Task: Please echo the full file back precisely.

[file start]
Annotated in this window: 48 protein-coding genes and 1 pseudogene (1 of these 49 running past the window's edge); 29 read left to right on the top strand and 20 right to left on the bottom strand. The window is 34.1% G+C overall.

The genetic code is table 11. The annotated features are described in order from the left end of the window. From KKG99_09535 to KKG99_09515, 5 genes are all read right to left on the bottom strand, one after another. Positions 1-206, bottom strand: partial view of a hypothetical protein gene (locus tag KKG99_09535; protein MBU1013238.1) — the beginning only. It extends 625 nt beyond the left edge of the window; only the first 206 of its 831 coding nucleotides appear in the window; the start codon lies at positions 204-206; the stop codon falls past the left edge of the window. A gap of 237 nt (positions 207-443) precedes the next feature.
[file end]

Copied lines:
Annotated in this window: 48 protein-coding genes and 1 pseudogene (1 of these 49 running past the window's edge); 29 read left to right on the top strand and 20 right to left on the bottom strand. The window is 34.1% G+C overall.

The genetic code is table 11. The annotated features are described in order from the left end of the window. From KKG99_09535 to KKG99_09515, 5 genes are all read right to left on the bottom strand, one after another. Positions 1-206, bottom strand: partial view of a hypothetical protein gene (locus tag KKG99_09535; protein MBU1013238.1) — the beginning only. It extends 625 nt beyond the left edge of the window; only the first 206 of its 831 coding nucleotides appear in the window; the start codon lies at positions 204-206; the stop codon falls past the left edge of the window. A gap of 237 nt (positions 207-443) precedes the next feature.